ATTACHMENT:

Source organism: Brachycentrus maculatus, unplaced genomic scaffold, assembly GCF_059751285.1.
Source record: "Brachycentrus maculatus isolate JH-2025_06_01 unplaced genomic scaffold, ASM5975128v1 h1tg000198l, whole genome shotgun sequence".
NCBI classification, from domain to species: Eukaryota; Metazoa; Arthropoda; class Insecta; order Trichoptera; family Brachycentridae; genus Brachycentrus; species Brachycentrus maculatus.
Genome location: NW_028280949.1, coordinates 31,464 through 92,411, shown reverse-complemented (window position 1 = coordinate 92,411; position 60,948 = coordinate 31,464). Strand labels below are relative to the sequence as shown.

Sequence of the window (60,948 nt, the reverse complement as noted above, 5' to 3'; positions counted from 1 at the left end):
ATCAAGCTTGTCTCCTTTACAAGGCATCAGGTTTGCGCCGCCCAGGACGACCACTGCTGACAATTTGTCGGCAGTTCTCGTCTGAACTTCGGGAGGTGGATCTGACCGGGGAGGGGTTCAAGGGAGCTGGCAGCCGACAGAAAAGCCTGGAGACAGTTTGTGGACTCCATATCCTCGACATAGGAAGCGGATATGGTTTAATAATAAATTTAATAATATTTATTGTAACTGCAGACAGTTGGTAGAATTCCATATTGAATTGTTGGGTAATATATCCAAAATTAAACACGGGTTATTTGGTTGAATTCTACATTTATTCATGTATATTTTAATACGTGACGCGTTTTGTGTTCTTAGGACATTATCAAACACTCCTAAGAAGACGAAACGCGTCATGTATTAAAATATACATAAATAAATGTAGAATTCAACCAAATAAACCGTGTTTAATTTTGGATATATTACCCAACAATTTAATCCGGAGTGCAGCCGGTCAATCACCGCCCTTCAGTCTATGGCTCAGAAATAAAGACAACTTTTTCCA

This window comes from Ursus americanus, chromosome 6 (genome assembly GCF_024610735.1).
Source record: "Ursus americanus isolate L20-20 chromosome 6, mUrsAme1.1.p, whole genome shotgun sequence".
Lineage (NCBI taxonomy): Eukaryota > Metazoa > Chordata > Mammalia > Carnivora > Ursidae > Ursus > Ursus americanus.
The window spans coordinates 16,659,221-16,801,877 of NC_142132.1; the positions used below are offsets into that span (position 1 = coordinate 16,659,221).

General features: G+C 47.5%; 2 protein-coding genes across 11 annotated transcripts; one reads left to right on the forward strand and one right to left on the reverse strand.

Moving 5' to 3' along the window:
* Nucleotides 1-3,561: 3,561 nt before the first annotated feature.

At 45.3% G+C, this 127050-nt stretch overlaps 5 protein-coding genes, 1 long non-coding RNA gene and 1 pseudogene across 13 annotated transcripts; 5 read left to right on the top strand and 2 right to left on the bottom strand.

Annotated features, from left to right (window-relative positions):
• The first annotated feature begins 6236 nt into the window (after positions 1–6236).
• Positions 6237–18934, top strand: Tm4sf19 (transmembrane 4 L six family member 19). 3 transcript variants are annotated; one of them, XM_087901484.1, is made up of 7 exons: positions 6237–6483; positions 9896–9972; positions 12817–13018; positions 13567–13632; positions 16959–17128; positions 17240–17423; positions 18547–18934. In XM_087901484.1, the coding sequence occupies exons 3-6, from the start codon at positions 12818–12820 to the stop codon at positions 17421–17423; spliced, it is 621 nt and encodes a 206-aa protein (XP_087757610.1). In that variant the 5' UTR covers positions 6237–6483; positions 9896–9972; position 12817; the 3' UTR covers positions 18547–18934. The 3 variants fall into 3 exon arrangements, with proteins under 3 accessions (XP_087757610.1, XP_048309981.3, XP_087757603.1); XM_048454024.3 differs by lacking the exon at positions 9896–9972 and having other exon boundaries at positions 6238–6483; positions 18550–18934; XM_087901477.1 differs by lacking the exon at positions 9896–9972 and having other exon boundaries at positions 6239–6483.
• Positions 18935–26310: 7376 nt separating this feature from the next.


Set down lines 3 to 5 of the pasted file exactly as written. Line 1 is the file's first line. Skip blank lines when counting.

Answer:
NCBI classification, from domain to species: Eukaryota; Metazoa; Arthropoda; class Insecta; order Trichoptera; family Brachycentridae; genus Brachycentrus; species Brachycentrus maculatus.
Genome location: NW_028280949.1, coordinates 31,464 through 92,411, shown reverse-complemented (window position 1 = coordinate 92,411; position 60,948 = coordinate 31,464). Strand labels below are relative to the sequence as shown.

Sequence of the window (60,948 nt, the reverse complement as noted above, 5' to 3'; positions counted from 1 at the left end):